“Listen to what John, Kim, Greg, and Jill have to say! This product changed their lives!”

To give credibility to their product, all infomercials include testimonies from average people about how great the product is, or what awesome results they achieved.

After you have proposed the solution, the third step is to erase doubts. The first question people in the audience will think is, “Does this really work?”

Rather than telling them, “This really works!” Show them that it works.

In the marketing world this is called social proof. People are more likely to buy something if people write good reviews about it. People are more likely to try something new if someone else recommends it.

Tell stories of people who have overcome the problem by giving their life to Christ. Tell stories of people’s lives that have changed forever because of Jesus.

Research, scientific data, and quotes from dead guys are all good, but none of it compares to a real person telling how Jesus changed their life.

Stories are powerful.

#4 Action

“Buy it now for only $19.95! Just call 1-800-555-5555.”

Every infomercial ends with a clear call to action. There is no doubt on what they want you to do. Call this number and buy it today!

The fourth step is the most critical part of your sermon. What do you want people to do with what you have just told them?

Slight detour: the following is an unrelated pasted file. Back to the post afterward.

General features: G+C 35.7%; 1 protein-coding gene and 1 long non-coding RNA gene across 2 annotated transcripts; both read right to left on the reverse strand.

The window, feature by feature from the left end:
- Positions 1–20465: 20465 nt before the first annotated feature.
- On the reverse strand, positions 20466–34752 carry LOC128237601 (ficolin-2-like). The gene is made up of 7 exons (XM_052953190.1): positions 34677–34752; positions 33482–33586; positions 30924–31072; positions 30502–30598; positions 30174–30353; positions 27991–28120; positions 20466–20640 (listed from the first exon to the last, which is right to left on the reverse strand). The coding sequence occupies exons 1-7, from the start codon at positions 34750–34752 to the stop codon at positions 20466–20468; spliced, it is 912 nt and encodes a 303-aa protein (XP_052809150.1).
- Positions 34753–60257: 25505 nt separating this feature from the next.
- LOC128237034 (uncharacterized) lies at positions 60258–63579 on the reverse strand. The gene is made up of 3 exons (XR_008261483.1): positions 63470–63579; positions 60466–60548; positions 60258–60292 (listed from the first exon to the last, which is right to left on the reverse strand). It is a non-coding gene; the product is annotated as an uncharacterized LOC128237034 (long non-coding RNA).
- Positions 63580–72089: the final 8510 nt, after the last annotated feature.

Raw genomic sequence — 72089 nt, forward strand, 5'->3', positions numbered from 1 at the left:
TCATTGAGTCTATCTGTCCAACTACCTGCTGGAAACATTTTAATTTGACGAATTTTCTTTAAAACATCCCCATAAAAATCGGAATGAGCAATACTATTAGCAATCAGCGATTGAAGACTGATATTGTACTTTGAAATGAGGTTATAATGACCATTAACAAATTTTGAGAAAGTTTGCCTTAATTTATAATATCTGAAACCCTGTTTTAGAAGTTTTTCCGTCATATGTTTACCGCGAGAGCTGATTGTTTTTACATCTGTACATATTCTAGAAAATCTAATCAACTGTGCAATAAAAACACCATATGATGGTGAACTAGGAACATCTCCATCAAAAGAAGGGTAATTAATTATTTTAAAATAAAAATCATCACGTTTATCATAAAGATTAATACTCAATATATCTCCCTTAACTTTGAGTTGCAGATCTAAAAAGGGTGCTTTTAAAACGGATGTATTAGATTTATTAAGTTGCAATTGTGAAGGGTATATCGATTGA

Be careful here. This is where most preachers mess up. They end with 7 different things a person can do. They overload the audience with too many actions to take, so the audience does none of them.

What one thing do you want them to do? Pick the single most important action they need to take and communicate it clearly and simply as you possibly can.

A great sermon with a lame call to action is pointless. You must have a single, specific action that you want the people in your audience to take immediately.

#5 Urgency

“But wait, there’s more! Order in the next hour and you get this other cool thing for absolutely free! Hurry while supplies lasts!”

The final hook infomercials use is a sense of urgency. They present you with a limited time offer or a great deal that you don’t want to miss out on. They make people act fast, because they know that the longer it takes a person to act, the less likely they will do anything at all.

Finish your sermon with why it is absolutely crucial that they act immediately.

What is at stake if they don’t act now? What could happen to their life? If they continue with life as usual, what incredible things will they miss?

This is where you cast a compelling vision. Urge them to not waste another second of their lives living in sin. Call them to repentance in Jesus.


Are you tired of the same boring sermons? Do you want to instantly improve your preaching?